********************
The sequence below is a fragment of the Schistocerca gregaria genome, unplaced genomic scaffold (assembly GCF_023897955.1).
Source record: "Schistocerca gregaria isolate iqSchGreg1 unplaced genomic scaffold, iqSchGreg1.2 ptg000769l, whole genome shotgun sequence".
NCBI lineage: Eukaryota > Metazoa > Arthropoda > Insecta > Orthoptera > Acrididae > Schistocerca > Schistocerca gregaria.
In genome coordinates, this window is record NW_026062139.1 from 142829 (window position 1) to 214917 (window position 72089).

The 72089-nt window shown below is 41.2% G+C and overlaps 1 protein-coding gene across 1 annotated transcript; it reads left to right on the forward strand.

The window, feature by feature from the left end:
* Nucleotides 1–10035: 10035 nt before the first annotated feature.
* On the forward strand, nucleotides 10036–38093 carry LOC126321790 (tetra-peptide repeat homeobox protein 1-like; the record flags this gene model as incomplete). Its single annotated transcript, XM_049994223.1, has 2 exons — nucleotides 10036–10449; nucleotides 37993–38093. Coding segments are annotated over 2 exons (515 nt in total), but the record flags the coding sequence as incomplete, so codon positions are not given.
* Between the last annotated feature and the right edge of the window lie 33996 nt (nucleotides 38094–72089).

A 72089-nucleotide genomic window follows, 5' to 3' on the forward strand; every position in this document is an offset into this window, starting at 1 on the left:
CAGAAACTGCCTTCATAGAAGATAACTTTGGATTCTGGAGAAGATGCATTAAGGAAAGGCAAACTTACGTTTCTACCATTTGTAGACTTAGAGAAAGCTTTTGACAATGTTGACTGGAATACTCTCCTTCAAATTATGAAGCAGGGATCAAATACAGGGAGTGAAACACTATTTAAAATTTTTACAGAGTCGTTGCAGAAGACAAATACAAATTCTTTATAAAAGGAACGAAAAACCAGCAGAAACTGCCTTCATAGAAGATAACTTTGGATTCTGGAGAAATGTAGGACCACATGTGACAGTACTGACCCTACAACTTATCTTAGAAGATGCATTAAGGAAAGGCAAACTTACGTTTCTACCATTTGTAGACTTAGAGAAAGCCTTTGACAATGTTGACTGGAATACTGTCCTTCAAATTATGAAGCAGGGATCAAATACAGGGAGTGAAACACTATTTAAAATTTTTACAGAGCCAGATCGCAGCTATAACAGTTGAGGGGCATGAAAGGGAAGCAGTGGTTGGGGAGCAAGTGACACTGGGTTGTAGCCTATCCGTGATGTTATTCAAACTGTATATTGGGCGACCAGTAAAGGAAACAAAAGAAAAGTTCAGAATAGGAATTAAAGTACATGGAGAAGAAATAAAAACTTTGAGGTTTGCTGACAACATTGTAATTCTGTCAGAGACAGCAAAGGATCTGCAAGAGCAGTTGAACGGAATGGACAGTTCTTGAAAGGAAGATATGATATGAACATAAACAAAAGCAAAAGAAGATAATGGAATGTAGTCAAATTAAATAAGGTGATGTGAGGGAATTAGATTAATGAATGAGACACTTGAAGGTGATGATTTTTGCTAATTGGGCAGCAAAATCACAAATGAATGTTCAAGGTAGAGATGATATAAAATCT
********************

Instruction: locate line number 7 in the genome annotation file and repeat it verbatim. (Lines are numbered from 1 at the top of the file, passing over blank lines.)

* Nucleotides 1–10035: 10035 nt before the first annotated feature.